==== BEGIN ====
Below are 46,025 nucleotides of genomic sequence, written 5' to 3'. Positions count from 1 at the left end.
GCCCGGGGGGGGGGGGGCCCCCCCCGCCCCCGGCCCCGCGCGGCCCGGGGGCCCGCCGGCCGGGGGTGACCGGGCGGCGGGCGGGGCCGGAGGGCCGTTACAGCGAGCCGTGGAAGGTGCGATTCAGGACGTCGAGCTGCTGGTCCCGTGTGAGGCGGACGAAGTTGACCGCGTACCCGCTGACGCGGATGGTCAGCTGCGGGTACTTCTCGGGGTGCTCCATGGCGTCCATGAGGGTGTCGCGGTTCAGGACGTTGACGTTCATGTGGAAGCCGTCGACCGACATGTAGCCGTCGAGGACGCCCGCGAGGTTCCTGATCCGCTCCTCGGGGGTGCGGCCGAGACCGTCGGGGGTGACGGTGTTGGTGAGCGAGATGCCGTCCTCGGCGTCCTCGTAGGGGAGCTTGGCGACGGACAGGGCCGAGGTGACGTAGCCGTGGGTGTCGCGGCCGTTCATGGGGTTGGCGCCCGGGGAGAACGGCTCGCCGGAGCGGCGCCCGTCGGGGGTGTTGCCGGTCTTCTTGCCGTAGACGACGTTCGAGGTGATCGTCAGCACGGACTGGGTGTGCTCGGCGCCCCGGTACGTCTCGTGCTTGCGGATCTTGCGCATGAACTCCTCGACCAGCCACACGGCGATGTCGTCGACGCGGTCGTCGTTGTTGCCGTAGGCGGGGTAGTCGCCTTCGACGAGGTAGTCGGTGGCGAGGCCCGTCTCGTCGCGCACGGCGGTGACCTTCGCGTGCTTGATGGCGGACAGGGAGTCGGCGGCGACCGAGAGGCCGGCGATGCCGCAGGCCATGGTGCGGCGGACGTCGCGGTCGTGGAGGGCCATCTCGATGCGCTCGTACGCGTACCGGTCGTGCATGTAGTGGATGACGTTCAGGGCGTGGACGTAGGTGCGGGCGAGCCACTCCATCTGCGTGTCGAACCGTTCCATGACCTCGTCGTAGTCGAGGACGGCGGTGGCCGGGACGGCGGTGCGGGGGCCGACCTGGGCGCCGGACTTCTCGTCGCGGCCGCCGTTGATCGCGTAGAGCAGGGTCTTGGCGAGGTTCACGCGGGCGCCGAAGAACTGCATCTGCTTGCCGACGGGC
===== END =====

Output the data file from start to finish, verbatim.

Below are 46,025 nucleotides of genomic sequence, written 5' to 3'. Positions count from 1 at the left end.
GCCCGGGGGGGGGGGGGCCCCCCCCGCCCCCGGCCCCGCGCGGCCCGGGGGCCCGCCGGCCGGGGGTGACCGGGCGGCGGGCGGGGCCGGAGGGCCGTTACAGCGAGCCGTGGAAGGTGCGATTCAGGACGTCGAGCTGCTGGTCCCGTGTGAGGCGGACGAAGTTGACCGCGTACCCGCTGACGCGGATGGTCAGCTGCGGGTACTTCTCGGGGTGCTCCATGGCGTCCATGAGGGTGTCGCGGTTCAGGACGTTGACGTTCATGTGGAAGCCGTCGACCGACATGTAGCCGTCGAGGACGCCCGCGAGGTTCCTGATCCGCTCCTCGGGGGTGCGGCCGAGACCGTCGGGGGTGACGGTGTTGGTGAGCGAGATGCCGTCCTCGGCGTCCTCGTAGGGGAGCTTGGCGACGGACAGGGCCGAGGTGACGTAGCCGTGGGTGTCGCGGCCGTTCATGGGGTTGGCGCCCGGGGAGAACGGCTCGCCGGAGCGGCGCCCGTCGGGGGTGTTGCCGGTCTTCTTGCCGTAGACGACGTTCGAGGTGATCGTCAGCACGGACTGGGTGTGCTCGGCGCCCCGGTACGTCTCGTGCTTGCGGATCTTGCGCATGAACTCCTCGACCAGCCACACGGCGATGTCGTCGACGCGGTCGTCGTTGTTGCCGTAGGCGGGGTAGTCGCCTTCGACGAGGTAGTCGGTGGCGAGGCCCGTCTCGTCGCGCACGGCGGTGACCTTCGCGTGCTTGATGGCGGACAGGGAGTCGGCGGCGACCGAGAGGCCGGCGATGCCGCAGGCCATGGTGCGGCGGACGTCGCGGTCGTGGAGGGCCATCTCGATGCGCTCGTACGCGTACCGGTCGTGCATGTAGTGGATGACGTTCAGGGCGTGGACGTAGGTGCGGGCGAGCCACTCCATCTGCGTGTCGAACCGTTCCATGACCTCGTCGTAGTCGAGGACGGCGGTGGCCGGGACGGCGGTGCGGGGGCCGACCTGGGCGCCGGACTTCTCGTCGCGGCCGCCGTTGATCGCGTAGAGCAGGGTCTTGGCGAGGTTCACGCGGGCGCCGAAGAACTGCATCTGCTTGCCGACGGGC